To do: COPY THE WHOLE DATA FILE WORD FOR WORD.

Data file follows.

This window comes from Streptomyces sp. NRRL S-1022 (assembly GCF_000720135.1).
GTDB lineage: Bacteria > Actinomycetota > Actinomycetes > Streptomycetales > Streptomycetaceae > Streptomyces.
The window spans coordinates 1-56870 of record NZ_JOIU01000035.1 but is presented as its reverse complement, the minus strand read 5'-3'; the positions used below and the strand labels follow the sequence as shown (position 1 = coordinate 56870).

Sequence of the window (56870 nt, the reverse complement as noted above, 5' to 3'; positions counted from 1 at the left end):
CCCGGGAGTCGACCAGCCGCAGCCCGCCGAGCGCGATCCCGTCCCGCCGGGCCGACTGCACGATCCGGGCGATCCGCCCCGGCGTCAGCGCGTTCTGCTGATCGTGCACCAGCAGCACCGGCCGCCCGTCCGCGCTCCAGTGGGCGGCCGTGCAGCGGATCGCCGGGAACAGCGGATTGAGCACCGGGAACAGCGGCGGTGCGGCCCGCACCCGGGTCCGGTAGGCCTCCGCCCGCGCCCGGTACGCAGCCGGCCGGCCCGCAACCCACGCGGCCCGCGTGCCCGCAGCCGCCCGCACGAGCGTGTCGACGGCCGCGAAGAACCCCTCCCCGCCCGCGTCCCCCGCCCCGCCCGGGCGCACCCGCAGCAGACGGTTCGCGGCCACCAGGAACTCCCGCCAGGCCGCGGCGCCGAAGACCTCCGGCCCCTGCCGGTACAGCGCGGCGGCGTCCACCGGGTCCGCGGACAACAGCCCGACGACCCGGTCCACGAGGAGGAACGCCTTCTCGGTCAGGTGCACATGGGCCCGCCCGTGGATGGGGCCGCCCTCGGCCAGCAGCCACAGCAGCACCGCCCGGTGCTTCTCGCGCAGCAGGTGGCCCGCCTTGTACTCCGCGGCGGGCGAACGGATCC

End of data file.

This window comes from Streptomyces sp. NRRL S-1022 (assembly GCF_000720135.1).
GTDB lineage: Bacteria > Actinomycetota > Actinomycetes > Streptomycetales > Streptomycetaceae > Streptomyces.
The window spans coordinates 1-56870 of record NZ_JOIU01000035.1 but is presented as its reverse complement, the minus strand read 5'-3'; the positions used below and the strand labels follow the sequence as shown (position 1 = coordinate 56870).

Sequence of the window (56870 nt, the reverse complement as noted above, 5' to 3'; positions counted from 1 at the left end):
CCCGGGAGTCGACCAGCCGCAGCCCGCCGAGCGCGATCCCGTCCCGCCGGGCCGACTGCACGATCCGGGCGATCCGCCCCGGCGTCAGCGCGTTCTGCTGATCGTGCACCAGCAGCACCGGCCGCCCGTCCGCGCTCCAGTGGGCGGCCGTGCAGCGGATCGCCGGGAACAGCGGATTGAGCACCGGGAACAGCGGCGGTGCGGCCCGCACCCGGGTCCGGTAGGCCTCCGCCCGCGCCCGGTACGCAGCCGGCCGGCCCGCAACCCACGCGGCCCGCGTGCCCGCAGCCGCCCGCACGAGCGTGTCGACGGCCGCGAAGAACCCCTCCCCGCCCGCGTCCCCCGCCCCGCCCGGGCGCACCCGCAGCAGACGGTTCGCGGCCACCAGGAACTCCCGCCAGGCCGCGGCGCCGAAGACCTCCGGCCCCTGCCGGTACAGCGCGGCGGCGTCCACCGGGTCCGCGGACAACAGCCCGACGACCCGGTCCACGAGGAGGAACGCCTTCTCGGTCAGGTGCACATGGGCCCGCCCGTGGATGGGGCCGCCCTCGGCCAGCAGCCACAGCAGCACCGCCCGGTGCTTCTCGCGCAGCAGGTGGCCCGCCTTGTACTCCGCGGCGGGCGAACGGATCC